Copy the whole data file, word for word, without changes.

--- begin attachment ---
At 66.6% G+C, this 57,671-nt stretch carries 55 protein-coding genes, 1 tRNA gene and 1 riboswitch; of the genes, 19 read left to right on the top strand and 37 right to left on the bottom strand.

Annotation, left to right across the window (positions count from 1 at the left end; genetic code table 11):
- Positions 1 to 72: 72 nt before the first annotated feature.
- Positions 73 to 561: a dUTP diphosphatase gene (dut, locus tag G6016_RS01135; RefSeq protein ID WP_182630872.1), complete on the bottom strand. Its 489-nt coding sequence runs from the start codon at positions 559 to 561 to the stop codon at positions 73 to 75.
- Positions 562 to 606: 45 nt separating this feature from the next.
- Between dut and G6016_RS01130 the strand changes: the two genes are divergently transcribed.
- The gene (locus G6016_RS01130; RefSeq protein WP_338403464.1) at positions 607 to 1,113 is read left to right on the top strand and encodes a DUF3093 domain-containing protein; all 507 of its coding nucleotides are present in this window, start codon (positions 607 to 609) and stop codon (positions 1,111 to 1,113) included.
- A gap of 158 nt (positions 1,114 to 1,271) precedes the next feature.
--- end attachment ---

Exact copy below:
At 66.6% G+C, this 57,671-nt stretch carries 55 protein-coding genes, 1 tRNA gene and 1 riboswitch; of the genes, 19 read left to right on the top strand and 37 right to left on the bottom strand.

Annotation, left to right across the window (positions count from 1 at the left end; genetic code table 11):
- Positions 1 to 72: 72 nt before the first annotated feature.
- Positions 73 to 561: a dUTP diphosphatase gene (dut, locus tag G6016_RS01135; RefSeq protein ID WP_182630872.1), complete on the bottom strand. Its 489-nt coding sequence runs from the start codon at positions 559 to 561 to the stop codon at positions 73 to 75.
- Positions 562 to 606: 45 nt separating this feature from the next.
- Between dut and G6016_RS01130 the strand changes: the two genes are divergently transcribed.
- The gene (locus G6016_RS01130; RefSeq protein WP_338403464.1) at positions 607 to 1,113 is read left to right on the top strand and encodes a DUF3093 domain-containing protein; all 507 of its coding nucleotides are present in this window, start codon (positions 607 to 609) and stop codon (positions 1,111 to 1,113) included.
- A gap of 158 nt (positions 1,114 to 1,271) precedes the next feature.